AG Maura Healey says DEP 'bungled' air quality data

Attorney General Maura Healey stopped by WGBH today and addressed some questions related to the compressor station. This was unexpected but it was great to have her speaking about the issue. In response to the DEP’s dump of a new, 759-page report on the second to last day of our air quality hearing, she said that the DEP ‘“really bungled" air quality testing“‘, and noted that she hasn’t been able to take a position on the issue but acknowledged that ‘“we've been watching this and monitoring the situation”’. You can read more about Attorney General Healey’s comments here: State House News Service - AFTERNOON BRIEFS: "REALLY BUNGLED" | NEW ROTHCHILD ORDER | INCOME SURTAX

State environmental regulators "really bungled" air quality testing in connection with the review of a proposed natural gas compressor station in Weymouth, according to Attorney General Maura Healey, who said Thursday she hasn't been in a position to take a position on the project. "We've been watching this and monitoring the situation," Healey said during an appearance on WGBH radio. State officials earlier this month introduced hundreds of pages of air quality testing data, surprising parties at a days-long appeals hearing on the air quality permit issued by the Department of Environmental Protection (DEP) for a controversial natural gas compressor station project in Weymouth. The agency issued the permit earlier this year, citing results from a health impact statement that took into account air quality testing data. "DEP, the Baker administration calls for this study and then we saw what happened with its bungling and that's a process issue and problem," Healey said. "And we need to find out now if it's a substance issue as well because we need to know what an accurate study looks like and what the results are and that needs to happen now." Healey's office has represented the DEP in litigation around the compressor station. When pressed by host Jim Braude for her position on the project, which has been widely condemned by elected officials from the South Shore, Healey, who earlier in the interview said Massachusetts needs to lead on clean energy, said, "I haven't been in a position to." In testimony obtained by the News Service and submitted to the Federal Energy Regulatory Commission in 2016, Healey's office said it shared many of the environmental, public health and safety concerns raised about the compressor station. - Michael P. Norton/SHNS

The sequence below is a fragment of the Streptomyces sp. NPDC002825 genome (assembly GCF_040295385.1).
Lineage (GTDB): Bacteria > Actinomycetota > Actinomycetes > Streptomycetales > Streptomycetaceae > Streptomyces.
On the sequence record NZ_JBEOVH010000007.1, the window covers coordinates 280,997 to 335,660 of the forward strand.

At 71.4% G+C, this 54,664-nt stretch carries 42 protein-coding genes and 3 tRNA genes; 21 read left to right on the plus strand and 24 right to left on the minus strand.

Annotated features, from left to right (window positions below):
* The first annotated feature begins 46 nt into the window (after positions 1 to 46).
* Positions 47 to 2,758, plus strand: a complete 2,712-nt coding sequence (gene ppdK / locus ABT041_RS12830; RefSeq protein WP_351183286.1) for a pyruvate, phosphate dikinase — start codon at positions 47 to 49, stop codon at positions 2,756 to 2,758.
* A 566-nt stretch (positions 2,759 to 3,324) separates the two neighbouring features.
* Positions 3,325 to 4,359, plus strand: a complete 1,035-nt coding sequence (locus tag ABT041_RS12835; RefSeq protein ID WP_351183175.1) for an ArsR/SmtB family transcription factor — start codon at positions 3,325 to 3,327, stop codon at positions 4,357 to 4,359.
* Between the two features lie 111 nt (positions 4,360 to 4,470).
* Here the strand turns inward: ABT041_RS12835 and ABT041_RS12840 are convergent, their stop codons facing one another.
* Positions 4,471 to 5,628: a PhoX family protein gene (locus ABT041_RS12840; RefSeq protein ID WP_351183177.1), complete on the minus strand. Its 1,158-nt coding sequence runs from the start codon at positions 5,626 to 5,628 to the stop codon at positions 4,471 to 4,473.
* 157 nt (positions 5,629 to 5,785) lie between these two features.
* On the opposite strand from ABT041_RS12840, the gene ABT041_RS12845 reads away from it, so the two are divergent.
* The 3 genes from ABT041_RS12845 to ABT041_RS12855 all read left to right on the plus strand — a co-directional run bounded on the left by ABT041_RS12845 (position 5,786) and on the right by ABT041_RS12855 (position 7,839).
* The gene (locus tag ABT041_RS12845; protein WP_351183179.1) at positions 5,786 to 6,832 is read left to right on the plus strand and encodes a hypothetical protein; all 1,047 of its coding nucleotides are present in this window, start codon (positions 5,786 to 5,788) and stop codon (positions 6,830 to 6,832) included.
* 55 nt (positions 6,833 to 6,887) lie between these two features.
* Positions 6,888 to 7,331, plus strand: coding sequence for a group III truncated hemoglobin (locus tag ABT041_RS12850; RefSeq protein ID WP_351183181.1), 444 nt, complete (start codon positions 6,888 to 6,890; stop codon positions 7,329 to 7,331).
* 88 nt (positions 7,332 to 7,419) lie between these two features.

[Story Developing] The Department of Environmental Protection's three-day delay in notifying parties of new data relevant to an air quality permit appeal case "upended the proceedings" and, as a result, the hearing will be extended to allow full consideration of the latest information, the adjudicator overseeing the case ruled Thursday. After receiving arguments from all parties on whether the latest batch of data concerning a proposed natural gas compressor station in Weymouth warrants continuation of the appeal, hearing officer Jane Rothchild ruled that, by waiting to release the data until the hearing was nearly complete, the DEP "prevented (petitioners) from having a fair and complete opportunity" to cross-examine witnesses. Attorneys for energy giant Enbridge, which is looking to build the station as part of its Atlantic Bridge natural gas pipeline project, as well as the DEP and petitioners who challenged an air-quality permit issued to the company will return to Boston for two additional days of cross-examination on June 10 and June 11 — three weeks after the hearing was initially scheduled to conclude. "I find that MassDEP did not have a reasonable basis for delaying disclosure of the Alpha reports to the parties until the hearing was two-thirds completed on May 16, 2019 and until after the Petitioners’ witnesses had completed their testimony on that same date," Rothchild wrote. "This was simply not fair." The dynamics of the case changed significantly when, to open the final day of the hearing, attorneys for the residents and towns of Weymouth, Quincy, Hingham and Braintree announced the DEP notified them the night before of more than 700 pages of new air-quality testing data from the site of the facility. Opponents say the new tests show higher levels of toxins than previously reported; Enbridge said project opponents "failed to show a meaningful difference" in the additional materials. Rothchild had previously threatened sanctions against the DEP for the delay, but her Thursday order did not indicate whether such punishment would in fact be issued. She did, however, demand even more information to explain the wait than she did previously, requesting copies of all DEP communications about the data with the private lab that produced it and an affidavit identifying when DEP witnesses in the case knew about the new information. - Chris Lisinski/SHNS” (State House News Service, 2019)